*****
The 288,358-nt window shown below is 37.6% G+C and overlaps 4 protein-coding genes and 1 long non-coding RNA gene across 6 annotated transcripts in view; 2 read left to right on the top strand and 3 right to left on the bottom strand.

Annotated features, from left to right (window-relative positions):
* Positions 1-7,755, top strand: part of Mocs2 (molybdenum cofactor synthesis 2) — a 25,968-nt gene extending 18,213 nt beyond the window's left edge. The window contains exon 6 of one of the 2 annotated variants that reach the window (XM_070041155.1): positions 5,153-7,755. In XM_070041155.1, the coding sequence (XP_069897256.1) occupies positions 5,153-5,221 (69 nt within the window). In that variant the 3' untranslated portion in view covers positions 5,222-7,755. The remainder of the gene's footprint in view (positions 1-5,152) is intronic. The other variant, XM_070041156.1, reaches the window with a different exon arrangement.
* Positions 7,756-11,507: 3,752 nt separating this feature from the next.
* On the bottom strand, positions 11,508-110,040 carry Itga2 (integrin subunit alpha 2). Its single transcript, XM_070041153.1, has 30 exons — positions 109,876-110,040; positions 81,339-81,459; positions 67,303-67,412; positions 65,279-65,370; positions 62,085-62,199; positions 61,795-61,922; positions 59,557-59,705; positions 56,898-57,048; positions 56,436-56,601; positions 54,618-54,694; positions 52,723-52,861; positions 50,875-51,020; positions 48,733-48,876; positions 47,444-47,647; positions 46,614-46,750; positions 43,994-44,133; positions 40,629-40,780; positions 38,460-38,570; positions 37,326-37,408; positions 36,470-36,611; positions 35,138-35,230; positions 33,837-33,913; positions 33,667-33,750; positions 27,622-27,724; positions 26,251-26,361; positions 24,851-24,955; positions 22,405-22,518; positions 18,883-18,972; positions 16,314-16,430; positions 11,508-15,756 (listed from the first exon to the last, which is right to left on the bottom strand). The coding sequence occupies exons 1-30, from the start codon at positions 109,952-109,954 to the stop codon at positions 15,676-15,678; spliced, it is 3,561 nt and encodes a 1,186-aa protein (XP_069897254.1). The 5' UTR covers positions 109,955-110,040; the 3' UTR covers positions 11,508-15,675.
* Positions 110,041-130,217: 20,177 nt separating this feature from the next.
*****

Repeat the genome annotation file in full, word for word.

The 288,358-nt window shown below is 37.6% G+C and overlaps 4 protein-coding genes and 1 long non-coding RNA gene across 6 annotated transcripts in view; 2 read left to right on the top strand and 3 right to left on the bottom strand.

Annotated features, from left to right (window-relative positions):
* Positions 1-7,755, top strand: part of Mocs2 (molybdenum cofactor synthesis 2) — a 25,968-nt gene extending 18,213 nt beyond the window's left edge. The window contains exon 6 of one of the 2 annotated variants that reach the window (XM_070041155.1): positions 5,153-7,755. In XM_070041155.1, the coding sequence (XP_069897256.1) occupies positions 5,153-5,221 (69 nt within the window). In that variant the 3' untranslated portion in view covers positions 5,222-7,755. The remainder of the gene's footprint in view (positions 1-5,152) is intronic. The other variant, XM_070041156.1, reaches the window with a different exon arrangement.
* Positions 7,756-11,507: 3,752 nt separating this feature from the next.
* On the bottom strand, positions 11,508-110,040 carry Itga2 (integrin subunit alpha 2). Its single transcript, XM_070041153.1, has 30 exons — positions 109,876-110,040; positions 81,339-81,459; positions 67,303-67,412; positions 65,279-65,370; positions 62,085-62,199; positions 61,795-61,922; positions 59,557-59,705; positions 56,898-57,048; positions 56,436-56,601; positions 54,618-54,694; positions 52,723-52,861; positions 50,875-51,020; positions 48,733-48,876; positions 47,444-47,647; positions 46,614-46,750; positions 43,994-44,133; positions 40,629-40,780; positions 38,460-38,570; positions 37,326-37,408; positions 36,470-36,611; positions 35,138-35,230; positions 33,837-33,913; positions 33,667-33,750; positions 27,622-27,724; positions 26,251-26,361; positions 24,851-24,955; positions 22,405-22,518; positions 18,883-18,972; positions 16,314-16,430; positions 11,508-15,756 (listed from the first exon to the last, which is right to left on the bottom strand). The coding sequence occupies exons 1-30, from the start codon at positions 109,952-109,954 to the stop codon at positions 15,676-15,678; spliced, it is 3,561 nt and encodes a 1,186-aa protein (XP_069897254.1). The 5' UTR covers positions 109,955-110,040; the 3' UTR covers positions 11,508-15,675.
* Positions 110,041-130,217: 20,177 nt separating this feature from the next.